Newcomer from the New World

The Zedek ve-Shalom synagogue from Suriname in the Caribbean, brought to Israel.

May 26, 2010 14:53
2 minute read.
Zedek ve-Shalom Synagogue from Suriname

Synagogue from Suriname 311. (photo credit: Courtesy Israel Museum, Jerusalem)

This article was published in the June 7 edition of The Jerusalem Report. To subscribe to the Jerusalem Report, click here.

The 18th century Zedek ve-Shalom synagogue from Suriname is the latest addition to what will now be a “synagogue route” with three other complete synagogues from Germany, Italy and India. Ritual objects from each synagogue and its culture will be displayed within the synagogues and on the route.

Israel's Treasure Trove

Zedek ve-Shalom was brought to Israel in 1999 and underwent an extensive restoration. It is built of wood and is white on the outside while the interior consists of dark wood, brass lamps and a white sand floor, in the local style. Synagogue route curator Tania Coen says Jews from Amsterdam, descendents of anusim (forced converts from Judaism) from Portugal, were among the first white people to settle in the northern South American country in the 17th century (see Jerusalem Report issue….). They built their synagogue in Paramaribo in a style mixing Spanish-Portuguese, Dutch and local influences, and prayed in the Sephardi style. But in the time-honored Jewish tradition, immigrants from Eastern Europe opened another, Ashkenazi synagogue. “There was tension between them,” says Coen, “but the Portuguese were richer and more cultured and stronger, so eventually the Ashkenazi congregation faded out and started praying in the Sephardi style.”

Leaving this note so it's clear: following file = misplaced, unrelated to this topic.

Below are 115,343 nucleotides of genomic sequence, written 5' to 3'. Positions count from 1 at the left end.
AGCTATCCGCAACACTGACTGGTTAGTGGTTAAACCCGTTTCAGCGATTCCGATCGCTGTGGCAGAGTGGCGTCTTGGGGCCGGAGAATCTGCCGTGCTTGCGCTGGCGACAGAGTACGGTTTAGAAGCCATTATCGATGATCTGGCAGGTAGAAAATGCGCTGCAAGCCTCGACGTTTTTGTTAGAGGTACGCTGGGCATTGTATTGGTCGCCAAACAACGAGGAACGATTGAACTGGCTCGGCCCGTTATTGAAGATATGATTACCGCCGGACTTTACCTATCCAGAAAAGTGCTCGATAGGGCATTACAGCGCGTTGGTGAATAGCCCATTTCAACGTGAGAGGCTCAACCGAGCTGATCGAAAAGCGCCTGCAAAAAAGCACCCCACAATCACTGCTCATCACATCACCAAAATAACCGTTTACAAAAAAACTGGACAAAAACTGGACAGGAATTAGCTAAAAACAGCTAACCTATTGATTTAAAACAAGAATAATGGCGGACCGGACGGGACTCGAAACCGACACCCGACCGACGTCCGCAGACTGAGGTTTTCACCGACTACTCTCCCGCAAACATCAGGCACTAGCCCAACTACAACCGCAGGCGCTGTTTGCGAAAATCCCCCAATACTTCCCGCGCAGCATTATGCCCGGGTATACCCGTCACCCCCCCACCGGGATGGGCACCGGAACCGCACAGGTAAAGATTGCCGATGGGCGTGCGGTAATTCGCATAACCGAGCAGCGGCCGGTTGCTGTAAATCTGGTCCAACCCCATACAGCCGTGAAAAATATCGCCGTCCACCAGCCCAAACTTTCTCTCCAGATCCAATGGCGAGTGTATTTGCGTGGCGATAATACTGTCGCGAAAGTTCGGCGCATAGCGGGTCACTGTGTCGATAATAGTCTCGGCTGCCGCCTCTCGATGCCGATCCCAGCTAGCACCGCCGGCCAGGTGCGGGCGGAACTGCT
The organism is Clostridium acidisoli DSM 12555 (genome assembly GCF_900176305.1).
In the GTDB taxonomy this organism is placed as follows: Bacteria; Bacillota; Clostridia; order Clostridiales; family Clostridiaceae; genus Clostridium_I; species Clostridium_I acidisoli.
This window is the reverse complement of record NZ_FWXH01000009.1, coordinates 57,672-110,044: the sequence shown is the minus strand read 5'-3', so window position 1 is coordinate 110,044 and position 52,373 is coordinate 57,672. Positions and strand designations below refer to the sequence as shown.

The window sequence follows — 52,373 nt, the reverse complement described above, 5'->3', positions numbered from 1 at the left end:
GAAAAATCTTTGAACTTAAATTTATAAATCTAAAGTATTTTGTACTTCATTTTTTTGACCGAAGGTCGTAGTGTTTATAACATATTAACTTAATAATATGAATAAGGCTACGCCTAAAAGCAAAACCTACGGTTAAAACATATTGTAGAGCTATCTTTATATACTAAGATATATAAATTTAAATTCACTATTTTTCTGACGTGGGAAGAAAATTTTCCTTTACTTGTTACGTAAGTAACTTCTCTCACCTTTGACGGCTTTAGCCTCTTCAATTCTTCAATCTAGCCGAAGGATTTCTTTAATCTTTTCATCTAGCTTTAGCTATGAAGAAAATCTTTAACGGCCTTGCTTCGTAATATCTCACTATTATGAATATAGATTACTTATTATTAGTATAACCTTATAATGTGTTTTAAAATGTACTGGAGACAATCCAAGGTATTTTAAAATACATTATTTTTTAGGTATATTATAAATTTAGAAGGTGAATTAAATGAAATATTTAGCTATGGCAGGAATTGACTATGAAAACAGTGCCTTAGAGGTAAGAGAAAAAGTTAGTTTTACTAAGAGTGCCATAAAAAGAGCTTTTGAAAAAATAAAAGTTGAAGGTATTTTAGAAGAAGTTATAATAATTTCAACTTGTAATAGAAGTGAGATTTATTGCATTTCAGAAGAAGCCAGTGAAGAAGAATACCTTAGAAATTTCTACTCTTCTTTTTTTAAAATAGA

When the community dwindled in the 20th century, it gathered in the Ashkenazi synagogue and Zedek ve-Shalom fell into disuse. The building and objects were subject to decay and robbery and the community asked the Israel Museum if it would take them for safekeeping.

As for the sand floors typical of all Caribbean synagogues, Coen says they have several explanations. “If you ask members of the community, they will say the sand reminds them they are still wandering in the desert like the children of Israel. A more sophisticated explanation is that it muffled the sound, to remind them they are Jews that were once forcefully converted. Some think it is a practical measure against fires or humidity and they just invented the explanations later.” The sand on the floor of the restored synagogue is made of local crushed stone. Visitors will stay on a wooden gangway and won’t step on the sand.

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